# Problem Set 3

## CSE 112: Networked Life, Spring 2004

### Due: April 8 (NOTE CHANGE!!!)

1. (20 Points)
Bob and Alice would like to go on a date tonight. Bob really wants to go to the movies and watch "The Pirates of the Caribbean". Alice would much rather go to the ballet instead. Bob hates ballet just as much as Alice hates movies. Unfortunately both cannot communicate with each other anymore before they head out. Hence both can go either to the movies or to the ballet and hope to find the other one there. (Keep in mind that both players would rather go to an unwanted event with the other one, instead of going to their favored event by themselves)
1. Formulate the above problem as a matrix game. (Use: Only use the following payoffs: 10,5,-5,-10)

2. Find all pure Nash Equilibria in the game you described in the previous part.

3. Compute the average payoff of the strategy pair (1/2,1/2) for both Bob and Alice. Is this a NE?

2. (25 Points)
At some other University students have two options: Either they study for the final and get a good grade or they don't study and hope to be able to copy the solutions from one of the persons who sit next to them. Students at this University are very shortsighted and regard studying as a bad investment of their time. Failing the final would be regarded as very catastrophic. If a student hasn't studied enough, he/she has a certain probability of being able to copy the right results from one of the neighbors (You can denote this as a function S_i of the neighborhood).
1. Give two aspects in which this problem is fundamentally different to the airline security problem.
2. Formulate the payoff function similar to the interdependent security problems studied in class, depending on the individual probability for each student to study x_i and the neighborhood function S_i. (Make sure you state clearly the meaning of all variables you use)
3. To make the model more realistic, we also have to consider that there is a probability q_i for each student to be caught cheating (and subsequently fail the exam). Assume a student always cheats if he/she hasn't studied enough. Update the function found in (b) to the more realistic model.

3. (OPTIONAL 5 Points Extra Credit)
Meanwhile Bob and Alice luckily both ended up at the cinema. In the movie, five pirates have stolen 100 gold coins. Now they are faced with the problem of how to divide their treasure. As all five pirates have different heights, they agreed to the following plan: The shortest pirate should suggest a way of how to split the coins (and he can suggest whatever he wants e.g. even giving everything to himself) and then ALL pirates should have a vote (including the one who just made the proposal). If he gets a MAJORITY voting for his split (half of the votes is not enough), then whatever he suggested will be done. If he doesn't get a majority, he will be thrown over board and the exact same procedure will be repeated with the remaining pirates.

You can make the following assumptions:

1. None of the pirates can swim. If they get thrown over board, they're shark bait (payoff -infinity)
2. The pirates vote for letting another pirate be thrown over board if and only if this increases their expected payoff
3. All five pirates are actually Penn Alumni and have taken at least one course on Game Theory. They will all act completely rationally and can also assume the others to act the same.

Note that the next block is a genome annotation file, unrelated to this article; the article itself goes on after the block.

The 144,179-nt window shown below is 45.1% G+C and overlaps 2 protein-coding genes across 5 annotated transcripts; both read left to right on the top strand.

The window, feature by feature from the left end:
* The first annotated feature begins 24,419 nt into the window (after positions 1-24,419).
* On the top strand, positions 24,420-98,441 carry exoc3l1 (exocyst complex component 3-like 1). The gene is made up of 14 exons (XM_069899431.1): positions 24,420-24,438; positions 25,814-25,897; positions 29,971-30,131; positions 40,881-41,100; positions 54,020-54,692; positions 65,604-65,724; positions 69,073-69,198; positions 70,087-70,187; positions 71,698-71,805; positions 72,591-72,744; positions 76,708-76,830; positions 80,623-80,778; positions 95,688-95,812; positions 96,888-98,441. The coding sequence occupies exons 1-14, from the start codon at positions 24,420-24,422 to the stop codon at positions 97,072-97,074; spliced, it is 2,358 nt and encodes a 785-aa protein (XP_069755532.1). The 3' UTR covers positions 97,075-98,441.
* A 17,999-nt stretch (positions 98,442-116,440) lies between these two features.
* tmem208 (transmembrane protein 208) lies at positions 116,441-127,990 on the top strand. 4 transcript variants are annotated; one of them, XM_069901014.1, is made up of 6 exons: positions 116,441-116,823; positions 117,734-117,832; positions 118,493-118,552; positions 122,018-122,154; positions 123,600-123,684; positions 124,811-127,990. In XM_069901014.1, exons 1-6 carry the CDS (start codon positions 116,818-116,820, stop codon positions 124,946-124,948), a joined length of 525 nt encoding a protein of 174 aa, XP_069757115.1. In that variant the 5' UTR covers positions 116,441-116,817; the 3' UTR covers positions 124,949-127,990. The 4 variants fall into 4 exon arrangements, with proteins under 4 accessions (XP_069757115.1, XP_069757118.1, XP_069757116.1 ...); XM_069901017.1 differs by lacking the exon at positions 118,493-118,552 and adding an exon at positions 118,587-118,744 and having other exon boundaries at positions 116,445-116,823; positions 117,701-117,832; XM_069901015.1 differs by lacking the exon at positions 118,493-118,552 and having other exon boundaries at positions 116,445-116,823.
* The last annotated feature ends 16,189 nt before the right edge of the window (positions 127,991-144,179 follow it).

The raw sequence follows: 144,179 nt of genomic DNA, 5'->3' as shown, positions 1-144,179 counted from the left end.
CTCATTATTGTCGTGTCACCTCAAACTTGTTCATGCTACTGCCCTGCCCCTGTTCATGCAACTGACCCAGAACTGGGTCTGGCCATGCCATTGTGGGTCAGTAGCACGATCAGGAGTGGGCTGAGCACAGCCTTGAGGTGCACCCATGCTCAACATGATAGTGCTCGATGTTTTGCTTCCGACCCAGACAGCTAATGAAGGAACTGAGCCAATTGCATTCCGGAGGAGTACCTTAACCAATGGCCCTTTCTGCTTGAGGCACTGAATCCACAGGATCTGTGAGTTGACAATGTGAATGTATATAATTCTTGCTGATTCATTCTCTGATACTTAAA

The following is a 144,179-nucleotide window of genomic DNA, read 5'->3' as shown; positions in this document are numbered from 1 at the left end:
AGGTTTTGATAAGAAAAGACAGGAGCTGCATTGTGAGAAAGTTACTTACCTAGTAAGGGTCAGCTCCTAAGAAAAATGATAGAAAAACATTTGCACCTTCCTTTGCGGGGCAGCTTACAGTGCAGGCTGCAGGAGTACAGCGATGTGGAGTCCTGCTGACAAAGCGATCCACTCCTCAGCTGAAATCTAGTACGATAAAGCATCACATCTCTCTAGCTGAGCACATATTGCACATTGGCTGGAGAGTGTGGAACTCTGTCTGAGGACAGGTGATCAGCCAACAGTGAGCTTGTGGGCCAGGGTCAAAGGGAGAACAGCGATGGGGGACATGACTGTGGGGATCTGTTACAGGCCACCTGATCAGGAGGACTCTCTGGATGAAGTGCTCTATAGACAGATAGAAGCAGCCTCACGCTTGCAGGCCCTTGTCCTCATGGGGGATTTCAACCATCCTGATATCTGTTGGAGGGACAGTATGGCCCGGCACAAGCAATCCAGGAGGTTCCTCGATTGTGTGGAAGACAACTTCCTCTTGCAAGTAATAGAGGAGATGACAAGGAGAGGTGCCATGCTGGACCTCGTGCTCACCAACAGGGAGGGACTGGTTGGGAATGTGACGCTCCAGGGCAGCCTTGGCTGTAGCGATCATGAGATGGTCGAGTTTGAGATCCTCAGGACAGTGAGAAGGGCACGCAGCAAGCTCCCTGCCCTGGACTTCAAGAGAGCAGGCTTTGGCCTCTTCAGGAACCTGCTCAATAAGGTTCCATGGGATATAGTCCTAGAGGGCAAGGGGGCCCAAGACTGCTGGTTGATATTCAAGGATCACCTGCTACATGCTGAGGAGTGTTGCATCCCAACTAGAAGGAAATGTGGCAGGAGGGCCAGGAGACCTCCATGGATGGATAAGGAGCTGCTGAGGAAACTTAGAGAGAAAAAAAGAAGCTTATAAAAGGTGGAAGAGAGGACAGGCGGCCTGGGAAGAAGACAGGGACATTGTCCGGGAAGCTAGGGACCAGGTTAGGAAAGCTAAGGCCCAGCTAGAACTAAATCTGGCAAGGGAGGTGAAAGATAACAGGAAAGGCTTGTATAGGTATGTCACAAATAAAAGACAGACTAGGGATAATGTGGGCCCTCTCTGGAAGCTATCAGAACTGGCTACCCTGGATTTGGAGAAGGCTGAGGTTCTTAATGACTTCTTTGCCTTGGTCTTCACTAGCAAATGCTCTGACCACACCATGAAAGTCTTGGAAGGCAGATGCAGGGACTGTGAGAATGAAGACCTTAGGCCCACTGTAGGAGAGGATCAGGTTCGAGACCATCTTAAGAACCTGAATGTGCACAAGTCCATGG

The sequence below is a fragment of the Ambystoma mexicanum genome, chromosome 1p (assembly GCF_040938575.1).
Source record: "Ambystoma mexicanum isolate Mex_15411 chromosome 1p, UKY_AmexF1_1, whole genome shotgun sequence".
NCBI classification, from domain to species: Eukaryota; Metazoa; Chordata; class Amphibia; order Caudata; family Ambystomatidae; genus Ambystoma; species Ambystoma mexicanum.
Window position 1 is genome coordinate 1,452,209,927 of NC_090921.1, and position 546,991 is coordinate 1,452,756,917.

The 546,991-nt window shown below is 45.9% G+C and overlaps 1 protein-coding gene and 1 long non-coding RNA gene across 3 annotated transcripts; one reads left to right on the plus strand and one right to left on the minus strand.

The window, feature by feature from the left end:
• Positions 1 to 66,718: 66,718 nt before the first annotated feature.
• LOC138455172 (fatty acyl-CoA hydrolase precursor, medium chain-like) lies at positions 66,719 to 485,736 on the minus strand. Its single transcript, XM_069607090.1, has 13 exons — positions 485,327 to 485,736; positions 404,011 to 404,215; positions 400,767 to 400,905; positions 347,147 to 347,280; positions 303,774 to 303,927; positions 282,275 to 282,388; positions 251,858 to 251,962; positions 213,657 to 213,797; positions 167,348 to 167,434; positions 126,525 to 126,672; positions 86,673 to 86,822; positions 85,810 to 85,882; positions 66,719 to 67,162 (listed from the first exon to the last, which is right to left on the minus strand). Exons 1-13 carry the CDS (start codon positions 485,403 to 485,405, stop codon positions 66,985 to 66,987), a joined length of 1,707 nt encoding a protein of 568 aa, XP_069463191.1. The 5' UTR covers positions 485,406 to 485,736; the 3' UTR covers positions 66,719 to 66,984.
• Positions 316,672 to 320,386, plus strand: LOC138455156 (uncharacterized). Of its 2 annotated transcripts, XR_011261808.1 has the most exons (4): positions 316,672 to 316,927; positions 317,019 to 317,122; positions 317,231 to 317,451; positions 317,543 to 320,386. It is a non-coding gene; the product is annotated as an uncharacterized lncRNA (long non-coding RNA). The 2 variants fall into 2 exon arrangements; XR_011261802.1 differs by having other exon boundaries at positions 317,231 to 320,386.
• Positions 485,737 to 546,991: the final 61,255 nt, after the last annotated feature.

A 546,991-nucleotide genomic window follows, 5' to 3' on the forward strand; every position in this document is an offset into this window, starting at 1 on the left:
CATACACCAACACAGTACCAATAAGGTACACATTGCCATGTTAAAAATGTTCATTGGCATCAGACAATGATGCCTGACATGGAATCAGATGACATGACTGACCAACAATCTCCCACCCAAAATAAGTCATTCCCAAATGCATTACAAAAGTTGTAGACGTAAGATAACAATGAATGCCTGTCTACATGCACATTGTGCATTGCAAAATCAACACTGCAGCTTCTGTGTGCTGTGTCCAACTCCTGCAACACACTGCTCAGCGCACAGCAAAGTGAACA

Calculate the outcome of the treasure split. [There is only one correct solution.]
(A full answer should include for each pirate - shortest to biggest - how much they get or if they will have to go over board and some reasoning why. Don't forget to clearly state the outcome of each vote that you mention.)

4. (25 Points)
After the five pirates finished dividing up their treasure, the tallest pirate gets upset and challenges the shortest pirate to a duel. The shortest pirate makes the first move. The shortest pirate can either PUNCH or KICK. In return, the big pirate can DUCK or JUMP. Ducking makes him avoid a punch, and by jumping he can avoid a kick. The small pirate knows that whether he hits the big pirate or not, he has two options after that: He can STAY or FLEE. If he manages to hit, it would be very satisfying to stay in order to "teach the big pirate a lesson". Otherwise, however, it would be much healthier to flee.

1. Write the above fight (only up to stay/flee) as a game in extended form (state your assumptions and use appropriate payoffs)

2. Now translate the game you wrote above into a matrix game with the same payoffs.

3. Write down a best strategies for each player.

5. (30 Points)

1. Write the four conditions which, if satisfied, qualify a 2-player, 2-action game as a prisoner's dilemma game.

2. Consider this prisoner's dilemma game:

 C D C -1,-1 -10,0 D 0,-10 -8,-8

What are all the Nash equilibria of this game?

3. Use the inequality aversion model with alpha=.5, beta =.2 (the same alpha and beta for both players.) Give the resulting matrix of *utilities* (not payoffs) for both players.

4. What are all the Nash equilibria of this modified, behavioral game?

5. Given the values alpha=.2 and beta=.1 for both players, can you write a game that is a prisoner's dilemma game (as defined in the Schelling book) but has an IA Nash equilibrium of (defect, defect)? If so, write one such game. If not, write "IMPOSSIBLE" and briefly explain why it is impossible.

6. Keeping the payoff as they are originally defined above, can you find values for alpha_row, beta_row, alpha_column, and beta_column that give a (cooperate, defect) equilibrium? (Note that the two players are now allowed to have different alpha and beta).